Policy blog

I kept hoping someone would ask…

Anyone who’s worked with victims of domestic abuse knows the stories. The GP who told her the problems with her boyfriend were just post-natal depression. The A&E nurse who treated the injury, without asking how she’d got it. The housing officer who raised a repair for the smashed door without stopping to think why it was broken.  

The shocking truth is this: we could stop domestic abuse far earlier than we do. There are too many missed opportunities where frontline workers don’t stop, think, and ask about domestic abuse when they’re worried about a family.

In new figures we’ve published today, SafeLives reveals that 85% of victims were in touch with public services in the year before they finally got effective help – and on average they were in touch with five services. That’s five lots of professionals who could have helped them earlier – but didn’t. And it means that victims are living with abuse for nearly 3 years before they get the right help.

Lots of victims won’t call the police about the abuse they suffer – so we have to find other ways to reach them, and get them help that makes them safe. And victims shouldn’t have to wait until there’s a crisis and the police are called before they get help.

No-one is suggesting that professionals are deliberately ignoring domestic abuse. Many are doing a great job under real pressure. They may not know how to start the conversation, what to look out for or what to do if a victim or child tells them what’s going on at home.

Around the country, some great projects are showing the way. Iris, which started in GP surgeries in Bristol and London and is now spreading nationwide, trains GPs to spot abuse, and links them up with specialists who can help victims. Many hospitals are now hosting Idvas – specialist domestic violence workers – in their A&E and maternity departments, and early evidence is that they are seeing a more vulnerable client group.

So today, SafeLives is calling on all professionals to look out for domestic abuse. Whether you’re a homelessness worker, GP, nurse or social worker – look out for the signs, and if you’re worried, ask the question. Then act. We’ve got a great sheet of top tips here to help you know what to do.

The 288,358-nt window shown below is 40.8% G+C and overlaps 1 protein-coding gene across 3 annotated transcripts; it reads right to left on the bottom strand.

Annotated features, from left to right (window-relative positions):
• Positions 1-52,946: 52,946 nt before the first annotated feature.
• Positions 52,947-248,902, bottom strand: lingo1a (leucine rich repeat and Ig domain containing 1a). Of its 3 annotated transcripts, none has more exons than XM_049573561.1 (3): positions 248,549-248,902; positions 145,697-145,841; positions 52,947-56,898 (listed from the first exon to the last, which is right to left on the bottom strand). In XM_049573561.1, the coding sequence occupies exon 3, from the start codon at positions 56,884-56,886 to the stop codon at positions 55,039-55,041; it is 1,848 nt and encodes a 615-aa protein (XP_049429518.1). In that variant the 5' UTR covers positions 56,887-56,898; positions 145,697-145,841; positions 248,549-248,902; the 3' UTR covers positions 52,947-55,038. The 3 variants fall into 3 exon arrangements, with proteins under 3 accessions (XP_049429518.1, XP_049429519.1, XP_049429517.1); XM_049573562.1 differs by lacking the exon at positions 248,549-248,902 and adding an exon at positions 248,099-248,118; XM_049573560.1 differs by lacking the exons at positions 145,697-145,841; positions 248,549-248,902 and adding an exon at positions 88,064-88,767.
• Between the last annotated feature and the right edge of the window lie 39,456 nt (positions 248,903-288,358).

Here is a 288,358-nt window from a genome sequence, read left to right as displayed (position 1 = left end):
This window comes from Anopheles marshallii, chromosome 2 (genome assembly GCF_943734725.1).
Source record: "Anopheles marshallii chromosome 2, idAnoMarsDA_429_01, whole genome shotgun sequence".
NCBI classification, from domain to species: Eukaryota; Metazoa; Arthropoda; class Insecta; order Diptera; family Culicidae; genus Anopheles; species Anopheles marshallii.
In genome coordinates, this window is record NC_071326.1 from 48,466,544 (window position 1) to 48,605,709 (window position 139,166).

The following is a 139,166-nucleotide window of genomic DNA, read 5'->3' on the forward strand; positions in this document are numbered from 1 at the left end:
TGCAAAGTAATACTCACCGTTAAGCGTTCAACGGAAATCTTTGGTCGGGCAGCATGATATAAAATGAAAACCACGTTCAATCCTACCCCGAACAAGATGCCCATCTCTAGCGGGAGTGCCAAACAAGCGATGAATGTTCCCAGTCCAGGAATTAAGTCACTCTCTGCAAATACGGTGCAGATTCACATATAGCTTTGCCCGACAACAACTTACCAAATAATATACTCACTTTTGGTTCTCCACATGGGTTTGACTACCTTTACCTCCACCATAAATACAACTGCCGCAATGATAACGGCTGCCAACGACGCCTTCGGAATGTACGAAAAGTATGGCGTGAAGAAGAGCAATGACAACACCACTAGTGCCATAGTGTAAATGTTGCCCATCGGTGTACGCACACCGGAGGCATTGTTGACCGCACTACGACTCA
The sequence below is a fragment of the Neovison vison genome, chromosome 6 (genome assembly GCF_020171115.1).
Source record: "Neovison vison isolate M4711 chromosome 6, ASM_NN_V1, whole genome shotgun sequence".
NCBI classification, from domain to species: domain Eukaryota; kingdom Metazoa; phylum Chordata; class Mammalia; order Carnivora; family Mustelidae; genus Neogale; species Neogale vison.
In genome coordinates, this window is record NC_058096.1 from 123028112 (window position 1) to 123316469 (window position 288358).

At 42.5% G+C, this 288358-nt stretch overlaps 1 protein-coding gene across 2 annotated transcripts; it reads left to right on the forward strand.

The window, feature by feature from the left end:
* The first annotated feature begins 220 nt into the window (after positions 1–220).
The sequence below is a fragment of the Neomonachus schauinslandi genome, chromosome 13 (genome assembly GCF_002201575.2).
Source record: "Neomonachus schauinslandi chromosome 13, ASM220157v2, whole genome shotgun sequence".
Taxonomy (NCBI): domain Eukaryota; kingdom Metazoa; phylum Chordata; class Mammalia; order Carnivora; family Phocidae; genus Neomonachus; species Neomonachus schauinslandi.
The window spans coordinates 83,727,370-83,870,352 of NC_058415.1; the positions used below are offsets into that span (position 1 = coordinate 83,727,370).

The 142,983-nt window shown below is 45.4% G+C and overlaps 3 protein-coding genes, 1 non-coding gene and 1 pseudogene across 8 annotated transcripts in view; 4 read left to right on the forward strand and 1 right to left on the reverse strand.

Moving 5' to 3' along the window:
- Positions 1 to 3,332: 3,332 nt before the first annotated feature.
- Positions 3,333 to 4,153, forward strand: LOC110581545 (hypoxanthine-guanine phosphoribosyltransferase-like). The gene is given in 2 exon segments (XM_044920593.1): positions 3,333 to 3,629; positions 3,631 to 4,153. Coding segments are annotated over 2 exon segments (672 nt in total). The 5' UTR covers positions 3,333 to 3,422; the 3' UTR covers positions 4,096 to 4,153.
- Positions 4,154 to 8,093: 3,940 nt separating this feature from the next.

And we’re saying to everyone that wants to end domestic abuse: we have to find families where there is abuse more quickly. And we have to get them the right help - help that stops the abuse.

Too often, failed requests for support are seen as a normal part of a victim’s journey. But that isn’t good enough.  

Local partners like the police and councils should make it their mission to cut the average time that victims and children live with abuse. And, working with specialist domestic abuse services, they should get out into their communities and make sure every professional knows what to do, and who can help.

So that every GP surgery, every housing appointment, every social work visit, every Citizens Advice drop-in, every pre-natal scan, every parents’ evening – all of these are chances to spot domestic violence, and get victims help faster.

You often hear the well-meaning slogan - domestic abuse is everyone’s business. Here at SafeLives, we’d propose a modification: stopping domestic abuse is everyone’s business.

A taster for Wednesday….

On Wednesday we are holding our annual national conference with the theme of ‘Getting Right First Time.’ We will be looking at different ways to respond sooner to victims, children and perpetrators. Our keynote speaker in the morning with be Dr Eamon McCrory from UCL who will talk about the impact of domestic abuse on the brain development of young children. In case you want a bit more information about this – and the wider impact on the health of adults.  See this TED talk from Dr Nadine Burke Harris with some amazingly powerful messages.

Ok, maybe more than a taster….this talk has had 320,000 views already.

Piecing together the evidence - 2

This content originally appeared on Diana Barran's blog in February 2015 and reflected her views at the time. Caada is the previous name of SafeLives.

Last month I noted the evidence from some recent DHRs which showed the high percentage of women murdered by their partners who were still in a relationship. This was reconfirmed by the evidence from the Femicide Census published last week which reflects the tireless work of Karen Ingala Smith on this subject.

In the Femicide Census data, which spans almost 700 murders from 2009-2013, 58% of women were still in a relationship with the person who killed them. Over half had been in the relationship for over 5 years.

So this is where the gap lies – services for women who can’t or don’t leave for whatever reason and for older women. Our data across all types of practitioners- not just IDVAs – shows that about 80% of clients who engage are separated or separating.